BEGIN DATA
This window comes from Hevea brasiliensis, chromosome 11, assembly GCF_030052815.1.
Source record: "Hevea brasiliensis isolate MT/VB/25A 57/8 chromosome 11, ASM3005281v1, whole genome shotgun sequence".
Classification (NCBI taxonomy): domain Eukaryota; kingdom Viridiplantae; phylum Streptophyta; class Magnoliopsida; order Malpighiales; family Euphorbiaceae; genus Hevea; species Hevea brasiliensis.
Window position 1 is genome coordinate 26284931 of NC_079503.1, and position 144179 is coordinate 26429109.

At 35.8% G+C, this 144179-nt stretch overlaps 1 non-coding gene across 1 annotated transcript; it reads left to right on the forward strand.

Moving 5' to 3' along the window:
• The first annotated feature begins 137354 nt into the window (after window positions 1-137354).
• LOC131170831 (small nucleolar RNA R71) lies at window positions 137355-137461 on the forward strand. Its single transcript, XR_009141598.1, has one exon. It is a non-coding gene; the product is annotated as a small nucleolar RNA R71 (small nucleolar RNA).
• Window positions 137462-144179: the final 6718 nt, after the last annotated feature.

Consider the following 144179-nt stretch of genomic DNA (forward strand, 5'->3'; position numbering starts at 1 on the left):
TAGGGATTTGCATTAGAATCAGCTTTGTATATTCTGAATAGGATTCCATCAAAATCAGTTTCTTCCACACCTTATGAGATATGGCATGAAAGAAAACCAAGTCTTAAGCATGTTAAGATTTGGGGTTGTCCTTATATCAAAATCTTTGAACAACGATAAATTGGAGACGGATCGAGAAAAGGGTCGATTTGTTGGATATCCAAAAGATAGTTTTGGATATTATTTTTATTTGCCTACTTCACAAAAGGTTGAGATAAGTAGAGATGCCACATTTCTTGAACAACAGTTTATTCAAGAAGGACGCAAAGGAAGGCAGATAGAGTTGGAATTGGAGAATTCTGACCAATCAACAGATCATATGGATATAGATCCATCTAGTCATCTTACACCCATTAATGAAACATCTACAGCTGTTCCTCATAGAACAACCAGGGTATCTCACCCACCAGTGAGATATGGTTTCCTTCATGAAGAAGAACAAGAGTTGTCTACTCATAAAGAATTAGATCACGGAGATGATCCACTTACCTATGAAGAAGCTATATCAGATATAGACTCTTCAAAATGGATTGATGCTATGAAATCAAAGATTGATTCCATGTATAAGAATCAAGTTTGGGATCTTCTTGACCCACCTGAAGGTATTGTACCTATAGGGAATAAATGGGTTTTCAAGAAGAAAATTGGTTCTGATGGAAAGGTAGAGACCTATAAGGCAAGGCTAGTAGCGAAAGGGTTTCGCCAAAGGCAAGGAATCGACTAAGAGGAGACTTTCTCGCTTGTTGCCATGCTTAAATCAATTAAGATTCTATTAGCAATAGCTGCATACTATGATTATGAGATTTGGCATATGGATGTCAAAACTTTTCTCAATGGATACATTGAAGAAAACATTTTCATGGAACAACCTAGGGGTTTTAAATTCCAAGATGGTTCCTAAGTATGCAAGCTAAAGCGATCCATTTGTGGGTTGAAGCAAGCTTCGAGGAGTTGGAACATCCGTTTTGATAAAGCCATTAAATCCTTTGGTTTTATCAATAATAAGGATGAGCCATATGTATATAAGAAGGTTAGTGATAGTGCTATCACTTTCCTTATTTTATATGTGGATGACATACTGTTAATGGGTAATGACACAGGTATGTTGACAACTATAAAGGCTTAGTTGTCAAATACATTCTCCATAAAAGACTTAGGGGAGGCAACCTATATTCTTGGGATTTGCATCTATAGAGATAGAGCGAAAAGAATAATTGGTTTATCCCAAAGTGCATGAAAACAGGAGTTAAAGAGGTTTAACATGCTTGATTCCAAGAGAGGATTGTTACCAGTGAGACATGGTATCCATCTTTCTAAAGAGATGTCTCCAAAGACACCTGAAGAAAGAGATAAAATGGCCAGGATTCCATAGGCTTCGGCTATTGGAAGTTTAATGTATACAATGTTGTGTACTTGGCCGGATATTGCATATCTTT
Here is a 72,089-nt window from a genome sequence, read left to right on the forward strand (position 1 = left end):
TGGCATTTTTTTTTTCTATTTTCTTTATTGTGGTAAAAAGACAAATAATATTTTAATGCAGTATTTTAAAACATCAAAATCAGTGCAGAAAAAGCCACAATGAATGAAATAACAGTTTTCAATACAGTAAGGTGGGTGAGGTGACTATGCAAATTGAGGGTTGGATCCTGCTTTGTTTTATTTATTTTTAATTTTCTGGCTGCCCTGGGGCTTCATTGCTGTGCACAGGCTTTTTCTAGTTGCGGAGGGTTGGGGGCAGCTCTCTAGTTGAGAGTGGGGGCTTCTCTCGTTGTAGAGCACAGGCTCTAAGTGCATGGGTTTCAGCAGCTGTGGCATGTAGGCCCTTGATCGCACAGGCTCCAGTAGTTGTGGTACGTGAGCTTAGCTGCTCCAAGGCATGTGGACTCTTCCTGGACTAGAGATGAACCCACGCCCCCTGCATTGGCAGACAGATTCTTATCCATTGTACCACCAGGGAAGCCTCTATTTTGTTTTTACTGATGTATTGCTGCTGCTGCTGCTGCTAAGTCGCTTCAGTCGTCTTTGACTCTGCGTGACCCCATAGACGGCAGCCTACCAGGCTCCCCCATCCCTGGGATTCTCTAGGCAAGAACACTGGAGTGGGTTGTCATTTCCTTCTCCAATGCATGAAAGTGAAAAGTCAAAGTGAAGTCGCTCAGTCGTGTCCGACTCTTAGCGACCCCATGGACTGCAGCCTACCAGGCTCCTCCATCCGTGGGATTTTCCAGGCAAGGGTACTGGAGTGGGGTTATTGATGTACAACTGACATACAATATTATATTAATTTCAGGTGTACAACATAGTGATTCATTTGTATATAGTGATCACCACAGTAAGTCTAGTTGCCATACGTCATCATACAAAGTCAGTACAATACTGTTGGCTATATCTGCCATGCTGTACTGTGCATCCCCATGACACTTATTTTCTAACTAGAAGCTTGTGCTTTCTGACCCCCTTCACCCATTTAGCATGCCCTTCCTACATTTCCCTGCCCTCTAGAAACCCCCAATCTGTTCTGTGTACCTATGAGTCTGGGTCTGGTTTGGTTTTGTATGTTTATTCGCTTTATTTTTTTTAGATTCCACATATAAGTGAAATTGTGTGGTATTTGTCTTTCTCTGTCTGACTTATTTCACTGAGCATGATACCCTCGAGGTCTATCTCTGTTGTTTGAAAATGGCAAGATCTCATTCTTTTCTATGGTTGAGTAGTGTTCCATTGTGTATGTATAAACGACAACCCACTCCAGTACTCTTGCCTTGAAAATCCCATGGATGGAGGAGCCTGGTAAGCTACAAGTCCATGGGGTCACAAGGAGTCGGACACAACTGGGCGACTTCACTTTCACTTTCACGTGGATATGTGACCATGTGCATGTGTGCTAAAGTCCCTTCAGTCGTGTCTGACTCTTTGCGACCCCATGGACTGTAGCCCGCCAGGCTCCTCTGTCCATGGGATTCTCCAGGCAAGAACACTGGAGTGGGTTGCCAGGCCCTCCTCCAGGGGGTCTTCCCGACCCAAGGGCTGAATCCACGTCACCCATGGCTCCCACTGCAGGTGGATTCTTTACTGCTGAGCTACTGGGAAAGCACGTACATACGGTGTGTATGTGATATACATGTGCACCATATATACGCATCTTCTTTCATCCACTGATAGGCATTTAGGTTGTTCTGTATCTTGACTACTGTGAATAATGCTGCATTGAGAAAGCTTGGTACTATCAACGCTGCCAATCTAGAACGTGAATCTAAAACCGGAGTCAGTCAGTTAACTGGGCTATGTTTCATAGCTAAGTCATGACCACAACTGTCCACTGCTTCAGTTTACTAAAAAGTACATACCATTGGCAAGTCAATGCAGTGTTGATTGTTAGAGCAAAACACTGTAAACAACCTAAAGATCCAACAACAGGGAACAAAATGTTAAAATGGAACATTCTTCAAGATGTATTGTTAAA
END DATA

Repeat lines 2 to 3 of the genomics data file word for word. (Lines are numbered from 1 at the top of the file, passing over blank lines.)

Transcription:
Source record: "Hevea brasiliensis isolate MT/VB/25A 57/8 chromosome 11, ASM3005281v1, whole genome shotgun sequence".
Classification (NCBI taxonomy): domain Eukaryota; kingdom Viridiplantae; phylum Streptophyta; class Magnoliopsida; order Malpighiales; family Euphorbiaceae; genus Hevea; species Hevea brasiliensis.